Wear the Wig—Amnesty for the Fault of Icarus

2-07

Masks

October 31, 2016

DANIEL GLICK-UNTERMAN (MArch I, 2017)

Part 1

In his seminal text ‘The Practice of Everyday Life,’ Michel de Certeau references a peculiar French saying, “de porter la perruque,” which translates as “to wear the wig.” “La Perruque” is an example of de Certeau’s “tactics,” describing methods of acting through relational thinking. In the case of the Wig, the actor looks like they’re doing one thing while actually doing something completely different. This “may be as simple a matter as a secretary writing a love letter on company time.”¹ Action here is proposed as a subversion of disciplinary powers environmentally pervading society to ever increasing extents.²

The Wig infiltrates institutional formations, claiming territory through sequences of events played out over time through space. The Wig is tactical and very risky, as opposed to strategic and stable—a distinction drawn in the General Introduction between the operational modes of the weak versus the powerful. Within theatres of urban drama, entrenched power is strategic—relying on place—while the weak are tactical—relying on time.³ The Wig does not seek to withdraw, but rather to seize opportunities from within the cracks and fissures of institutional form. Finally, The Wig discards the spoils, as it has not pilfered material wealth, but rather space and time itself. Curious, the relationship between Wigs and Architecture.

You’re in an elevator ascending to the 163rd floor, and the person next to you asks: what is architecture? One might say: form, structure, spatial organization and forces, materials, systems, aesthetics… Perhaps one could add: temporal diversions, thresholds of exception in the rules of institutional formation, and persistence within subtle regimes of power operating in the slack spaces of human rights. We could also add that the architect is both grounded and the big risk taker, avoiding the blade while keeping her head on the chopping block.

Today, we face multiple crises of basic human rights: destruction and displacement of peoples by natural disasters and war; aggressively expanding social and economic inequities in urban contexts; mass surveillance of democratic societies and compliance by inert bodies of governance; and the dissolution of democracy by, as theorist Elaine Scarry evokes, the emergence of ‘thermonuclear monarchy.’ Ideologies have become mobile, coalescing with conflicts uncoupled from locality, moving with speed and dominating the slow. Architects will play active roles in unmaking these architectures of violence, expanding the articles of basic human rights and building cultures of difference. To do this we will need to adapt to the speeds and mobility of ideologies while expanding and honing the cultural resonances of our discipline.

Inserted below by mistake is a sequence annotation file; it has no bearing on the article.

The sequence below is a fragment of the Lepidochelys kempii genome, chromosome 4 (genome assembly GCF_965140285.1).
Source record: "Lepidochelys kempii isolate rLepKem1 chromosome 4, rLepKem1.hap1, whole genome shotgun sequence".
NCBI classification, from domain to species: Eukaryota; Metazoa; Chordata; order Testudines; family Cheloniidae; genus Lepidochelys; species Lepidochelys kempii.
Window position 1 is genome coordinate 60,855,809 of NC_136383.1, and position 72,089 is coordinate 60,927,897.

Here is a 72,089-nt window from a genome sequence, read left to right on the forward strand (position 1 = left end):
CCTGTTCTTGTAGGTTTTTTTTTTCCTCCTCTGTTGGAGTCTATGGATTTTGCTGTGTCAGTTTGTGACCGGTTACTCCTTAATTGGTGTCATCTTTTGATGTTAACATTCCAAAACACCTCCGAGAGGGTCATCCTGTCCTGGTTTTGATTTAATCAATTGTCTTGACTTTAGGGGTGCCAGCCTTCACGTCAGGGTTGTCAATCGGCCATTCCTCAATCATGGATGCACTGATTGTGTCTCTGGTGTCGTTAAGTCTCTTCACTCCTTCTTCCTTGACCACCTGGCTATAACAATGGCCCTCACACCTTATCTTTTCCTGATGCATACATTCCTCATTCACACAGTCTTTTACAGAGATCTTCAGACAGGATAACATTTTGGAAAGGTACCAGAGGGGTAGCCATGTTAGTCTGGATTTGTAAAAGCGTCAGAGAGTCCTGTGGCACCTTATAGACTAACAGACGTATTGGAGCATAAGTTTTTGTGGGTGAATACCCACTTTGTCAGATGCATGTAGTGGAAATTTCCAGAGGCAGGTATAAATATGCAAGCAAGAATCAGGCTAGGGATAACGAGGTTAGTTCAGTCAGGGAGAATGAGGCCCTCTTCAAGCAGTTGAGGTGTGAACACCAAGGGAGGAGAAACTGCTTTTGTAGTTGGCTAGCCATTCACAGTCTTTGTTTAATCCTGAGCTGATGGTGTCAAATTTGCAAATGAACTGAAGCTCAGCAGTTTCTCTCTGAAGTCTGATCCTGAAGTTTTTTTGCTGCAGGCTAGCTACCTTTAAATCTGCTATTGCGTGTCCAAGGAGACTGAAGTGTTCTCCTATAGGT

Part 2

At the 163 floor, I would tell the story of the first architect, which goes something like this:

Daedalus was the first architect. He was commissioned by Pasiphae, the wife of King Minos, to build a hollow wooden cow beautiful enough to seduce the Cretan Bull (with whom she had become enamored, due to a curse on her by Poseidon). Inside the space of the artifice, Pasiphae mated with the bull, and became pregnant with the Minotaur. When it was born, Minos commissioned Daedalus to build a labyrinth to hold the Minotaur. In this act, the architect evolved from the agent of desire into the agent of logic and reason.

Minos later imprisoned Daedalus and his son, Icarus, inside the labyrinth as punishment for a betrayal. In this moment, the architect (and father figure) became trapped within his own masterpiece.

To escape, Daedalus fashioned wings of feathers and wax so that he and Icarus might fly to freedom. He cautioned Icarus to follow him and not stray from the path. Icarus, a lively youth, thrilled by the act of flight, disregarded his father’s words and flew higher and higher until the heat of the sun destroyed his wings, sending him crashing to death in the Aegean Sea.

Today, new information has come to light: that Icarus did not fly too close to the sun, but was shot down with an AGM-114 Hellfire Missile launched by an MQ-9 Reaper Drone. I propose that in light of this new information, we grant Amnesty for the Fault of Icarus.

1 De Certeau, Michel. The Practice of Everyday Life. University of California Press, Berkeley. 1984. 26.
² Ibid. 13.
³ Ibid. XX.